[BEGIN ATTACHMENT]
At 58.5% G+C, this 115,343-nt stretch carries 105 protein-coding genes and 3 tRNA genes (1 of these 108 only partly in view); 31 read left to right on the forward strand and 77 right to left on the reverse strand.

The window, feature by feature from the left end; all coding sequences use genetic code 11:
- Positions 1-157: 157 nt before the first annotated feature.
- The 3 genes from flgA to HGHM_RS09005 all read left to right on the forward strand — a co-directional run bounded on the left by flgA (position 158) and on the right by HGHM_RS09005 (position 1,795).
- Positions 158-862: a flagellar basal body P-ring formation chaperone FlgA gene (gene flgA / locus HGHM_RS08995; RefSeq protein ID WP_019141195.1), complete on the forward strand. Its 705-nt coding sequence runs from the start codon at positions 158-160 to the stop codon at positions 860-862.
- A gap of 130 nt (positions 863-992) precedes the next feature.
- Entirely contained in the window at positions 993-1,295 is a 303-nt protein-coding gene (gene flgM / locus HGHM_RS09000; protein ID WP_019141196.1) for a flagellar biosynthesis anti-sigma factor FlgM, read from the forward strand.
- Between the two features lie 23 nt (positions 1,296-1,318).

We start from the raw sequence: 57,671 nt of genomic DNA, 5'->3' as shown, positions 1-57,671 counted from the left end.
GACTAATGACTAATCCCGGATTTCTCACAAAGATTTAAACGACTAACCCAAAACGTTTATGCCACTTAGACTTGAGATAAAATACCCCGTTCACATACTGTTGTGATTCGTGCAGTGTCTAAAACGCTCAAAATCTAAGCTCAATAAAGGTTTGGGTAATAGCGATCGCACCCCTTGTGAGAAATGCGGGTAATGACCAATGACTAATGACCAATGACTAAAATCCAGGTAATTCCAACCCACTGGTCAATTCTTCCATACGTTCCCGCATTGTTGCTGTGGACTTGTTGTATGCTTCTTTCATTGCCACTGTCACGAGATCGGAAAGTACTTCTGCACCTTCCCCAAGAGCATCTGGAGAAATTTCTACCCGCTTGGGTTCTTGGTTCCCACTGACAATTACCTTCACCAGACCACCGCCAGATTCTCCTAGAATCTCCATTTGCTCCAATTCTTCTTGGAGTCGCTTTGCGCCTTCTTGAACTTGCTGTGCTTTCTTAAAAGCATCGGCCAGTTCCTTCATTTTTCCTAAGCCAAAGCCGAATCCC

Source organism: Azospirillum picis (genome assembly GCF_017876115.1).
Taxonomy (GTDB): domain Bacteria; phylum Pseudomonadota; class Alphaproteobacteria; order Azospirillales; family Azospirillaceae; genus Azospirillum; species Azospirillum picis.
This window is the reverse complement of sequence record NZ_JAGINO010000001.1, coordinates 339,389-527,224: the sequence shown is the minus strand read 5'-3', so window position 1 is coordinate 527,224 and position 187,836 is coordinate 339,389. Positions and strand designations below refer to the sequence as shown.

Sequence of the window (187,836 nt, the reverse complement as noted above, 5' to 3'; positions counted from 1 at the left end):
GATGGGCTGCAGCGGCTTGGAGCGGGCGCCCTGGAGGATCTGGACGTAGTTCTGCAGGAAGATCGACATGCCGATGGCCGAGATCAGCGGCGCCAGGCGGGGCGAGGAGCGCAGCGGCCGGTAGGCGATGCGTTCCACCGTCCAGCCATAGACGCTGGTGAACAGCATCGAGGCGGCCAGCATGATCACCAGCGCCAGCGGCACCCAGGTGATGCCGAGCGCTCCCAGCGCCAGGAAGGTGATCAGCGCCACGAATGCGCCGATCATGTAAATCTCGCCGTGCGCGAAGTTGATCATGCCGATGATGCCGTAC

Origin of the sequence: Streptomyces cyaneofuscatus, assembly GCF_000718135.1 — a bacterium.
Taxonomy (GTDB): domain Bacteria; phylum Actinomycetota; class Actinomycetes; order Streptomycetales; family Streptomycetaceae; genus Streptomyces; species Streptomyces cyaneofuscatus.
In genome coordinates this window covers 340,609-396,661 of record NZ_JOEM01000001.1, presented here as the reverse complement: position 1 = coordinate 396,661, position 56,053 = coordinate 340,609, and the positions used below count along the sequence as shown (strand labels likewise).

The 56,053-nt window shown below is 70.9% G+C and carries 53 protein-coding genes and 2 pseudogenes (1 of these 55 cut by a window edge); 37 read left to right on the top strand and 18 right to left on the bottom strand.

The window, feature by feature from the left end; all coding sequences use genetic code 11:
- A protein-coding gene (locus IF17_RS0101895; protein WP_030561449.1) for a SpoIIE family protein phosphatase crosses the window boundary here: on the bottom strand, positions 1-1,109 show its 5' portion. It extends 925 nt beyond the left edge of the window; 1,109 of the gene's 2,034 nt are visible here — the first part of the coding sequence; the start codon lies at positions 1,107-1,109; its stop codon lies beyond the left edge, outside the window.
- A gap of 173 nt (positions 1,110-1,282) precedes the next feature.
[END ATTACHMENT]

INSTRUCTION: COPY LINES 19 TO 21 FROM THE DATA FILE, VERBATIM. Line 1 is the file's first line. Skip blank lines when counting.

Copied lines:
The 56,053-nt window shown below is 70.9% G+C and carries 53 protein-coding genes and 2 pseudogenes (1 of these 55 cut by a window edge); 37 read left to right on the top strand and 18 right to left on the bottom strand.

The window, feature by feature from the left end; all coding sequences use genetic code 11:
- A protein-coding gene (locus IF17_RS0101895; protein WP_030561449.1) for a SpoIIE family protein phosphatase crosses the window boundary here: on the bottom strand, positions 1-1,109 show its 5' portion. It extends 925 nt beyond the left edge of the window; 1,109 of the gene's 2,034 nt are visible here — the first part of the coding sequence; the start codon lies at positions 1,107-1,109; its stop codon lies beyond the left edge, outside the window.